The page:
EC635T3 helicopters. EASA AD 2017-0243 superseded EASA AD 2013-0178, 
dated August 7, 2013 (EASA AD 2013-0178), which was prompted by Airbus 
Helicopters revising the airworthiness limitations for the Model EC135 
and EC635 helicopters' type design as published in the Master Servicing 
Manual (MSM) EC135 Chapter 04--ALS documents. Revision 14 of the MSM 
contains these new airworthiness limitations. EASA stated that failure 
to comply with these limitations could result in failure of a critical 
part, which could result in loss of control of the helicopter. 
Accordingly, EASA AD 2013-0178 required revising the ALS to include the 
new life limits and replacing each part that has reached its life 
limit. Superseding EASA AD 2017-0243 expands the applicability to 
include Airbus Helicopters Model EC135P3, EC135T3, EC635P3, and EC635T3 
helicopters. New life limits were also added for some parts.

Comments

    The FAA received comments from one commenter. The following 
presents the comments received on the NPRM and the FAA's response.
    The individual commented that the NPRM sets the life limit for the 
hinged support part number (P/N) L671M7003210 at 8,400 hours TIS but 
that the life limit of this component is at 19,000 hours per ALS Rev 01 
chapter 04-10-00. The individual also commented that the NPRM sets the 
life limit for the bolt P/N L671M7001220 at 8,400 hours TIS but that 
the life limit of this component is at 19,000 hours per ALS Rev 01 
chapter 04-10-00. The FAA agrees and has changed this AD to the revise 
the life limit to 19,000 hours TIS for the hinged support and the bolt.

Conclusion

    These helicopters have been approved by EASA and are approved for 
operation in the United States. Pursuant to the FAA's bilateral 
agreement with the European Union, EASA has notified the FAA about the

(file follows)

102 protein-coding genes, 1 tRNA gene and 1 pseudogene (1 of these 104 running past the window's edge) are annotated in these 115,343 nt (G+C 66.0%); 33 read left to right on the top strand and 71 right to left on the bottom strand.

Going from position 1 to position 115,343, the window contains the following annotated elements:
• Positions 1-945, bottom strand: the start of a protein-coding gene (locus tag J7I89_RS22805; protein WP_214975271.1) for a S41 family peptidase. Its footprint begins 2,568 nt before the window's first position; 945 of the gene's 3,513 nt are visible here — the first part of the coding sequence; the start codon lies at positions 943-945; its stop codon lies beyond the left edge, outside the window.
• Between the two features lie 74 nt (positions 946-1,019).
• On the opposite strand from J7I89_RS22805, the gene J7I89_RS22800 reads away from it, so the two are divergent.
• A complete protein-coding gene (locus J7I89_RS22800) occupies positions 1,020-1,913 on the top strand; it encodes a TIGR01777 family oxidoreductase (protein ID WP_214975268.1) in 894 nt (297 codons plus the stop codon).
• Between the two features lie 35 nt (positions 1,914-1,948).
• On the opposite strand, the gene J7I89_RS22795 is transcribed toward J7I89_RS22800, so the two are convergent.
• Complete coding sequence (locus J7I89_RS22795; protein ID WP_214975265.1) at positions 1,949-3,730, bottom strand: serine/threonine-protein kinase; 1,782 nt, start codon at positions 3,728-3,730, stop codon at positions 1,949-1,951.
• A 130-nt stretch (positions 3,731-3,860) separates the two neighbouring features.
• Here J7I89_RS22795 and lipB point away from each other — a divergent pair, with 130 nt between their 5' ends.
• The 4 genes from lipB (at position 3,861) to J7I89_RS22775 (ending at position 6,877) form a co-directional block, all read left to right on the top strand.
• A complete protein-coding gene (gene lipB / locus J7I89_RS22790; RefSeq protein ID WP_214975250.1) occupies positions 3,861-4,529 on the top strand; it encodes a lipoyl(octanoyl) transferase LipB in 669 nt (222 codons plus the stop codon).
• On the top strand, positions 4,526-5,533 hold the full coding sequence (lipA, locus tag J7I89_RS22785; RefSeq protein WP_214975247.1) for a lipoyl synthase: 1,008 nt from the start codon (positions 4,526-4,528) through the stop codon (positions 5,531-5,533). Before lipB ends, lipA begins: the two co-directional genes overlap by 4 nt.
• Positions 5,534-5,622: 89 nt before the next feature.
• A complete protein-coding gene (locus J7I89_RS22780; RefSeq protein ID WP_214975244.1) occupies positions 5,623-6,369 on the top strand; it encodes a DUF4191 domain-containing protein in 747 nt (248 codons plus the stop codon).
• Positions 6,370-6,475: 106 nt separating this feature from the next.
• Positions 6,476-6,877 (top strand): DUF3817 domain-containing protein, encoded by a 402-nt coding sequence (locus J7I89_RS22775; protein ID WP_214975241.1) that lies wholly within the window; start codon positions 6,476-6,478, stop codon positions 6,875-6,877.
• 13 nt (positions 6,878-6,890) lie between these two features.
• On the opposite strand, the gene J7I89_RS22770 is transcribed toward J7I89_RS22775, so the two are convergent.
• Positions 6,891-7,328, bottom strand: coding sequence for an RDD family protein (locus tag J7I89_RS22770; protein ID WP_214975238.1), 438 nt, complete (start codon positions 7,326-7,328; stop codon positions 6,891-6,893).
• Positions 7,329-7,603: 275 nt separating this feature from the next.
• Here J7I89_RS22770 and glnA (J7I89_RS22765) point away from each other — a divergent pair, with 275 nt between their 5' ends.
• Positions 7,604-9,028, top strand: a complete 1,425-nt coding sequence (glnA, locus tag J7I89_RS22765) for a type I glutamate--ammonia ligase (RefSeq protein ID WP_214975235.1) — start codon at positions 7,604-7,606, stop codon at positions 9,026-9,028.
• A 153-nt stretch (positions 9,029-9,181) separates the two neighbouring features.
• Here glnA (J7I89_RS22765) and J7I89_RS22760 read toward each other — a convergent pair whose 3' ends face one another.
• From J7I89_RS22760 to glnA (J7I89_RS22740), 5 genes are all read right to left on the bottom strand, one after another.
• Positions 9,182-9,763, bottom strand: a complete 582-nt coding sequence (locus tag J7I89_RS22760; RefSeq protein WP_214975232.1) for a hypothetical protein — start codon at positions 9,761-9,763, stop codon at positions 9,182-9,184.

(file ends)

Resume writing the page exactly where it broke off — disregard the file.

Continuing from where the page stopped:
unsafe condition described in its AD. The FAA reviewed the relevant 
data, considered the comments received, and determined that air safety 
requires adopting this AD as proposed except for increasing the life 
limit for the hinged support and bolt. These changes will neither 
increase the scope of the AD nor increase the economic burden on any 
operator. Accordingly, the FAA is issuing this AD to address the unsafe 
condition on these helicopters.

[[Page 31102]]

Related Service Information Under 1 CFR Part 51

    The FAA reviewed Airbus Helicopters Alert Service Bulletin ASB 
EC135-04A-012, Revision 0, dated September 11, 2017, which specifies 
incorporating life limits for the tail rotor hub body into the tail 
rotor hub log card and into the list of life-limited parts. Airbus 
Helicopters reports the addition of the tail rotor hub body into the 
tail rotor hub log card was prompted by a new, recently manufactured, 
serial-numbered hub.
    This service information is reasonably available because the 
interested parties have access to it through their normal course of 
business or by the means identified in the ADDRESSES section.

Differences Between This AD and the EASA AD

    The EASA AD applies to Model EC635P2+, EC635P3, EC635T2+, and 
EC635T3 helicopters, whereas this AD does not because these model 
helicopters are not FAA type-certificated. The EASA AD requires 
revising the Aircraft Maintenance Program with new or revised life 
limitations within 12 months after the EASA AD's effective date. This 
AD requires revising the life limit for certain parts in the ALS of the 
existing maintenance manual for your helicopter before further flight.

Costs of Compliance

    The FAA estimates that this AD affects 272 helicopters of U.S. 
Registry. The FAA estimates that operators may incur the following 
costs in order to comply with this AD. Labor costs are estimated at $85 
per work-hour.
    Revising the component history card or equivalent record will take 
about 2 work-hours, for an estimated cost of $170 per helicopter and 
$46,240 for the U.S. fleet.

Authority for This Rulemaking

    Title 49 of the United States Code specifies the FAA's authority to 
issue rules on aviation safety. Subtitle I, Section 106, describes the 
authority of the FAA Administrator. Subtitle VII, Aviation Programs, 
describes in more detail the scope of the Agency's authority.
    The FAA is issuing this rulemaking under the authority described in 
Subtitle VII, Part A, Subpart III, Section 44701: General requirements. 
Under that section, Congress charges the FAA with promoting safe flight 
of civil aircraft in air commerce by prescribing regulations for 
practices, methods, and procedures the Administrator finds necessary 
for safety in air commerce. This regulation is within the scope of that 
authority because it addresses an unsafe condition that is likely to 
exist or develop on products identified in this rulemaking action.

Regulatory Findings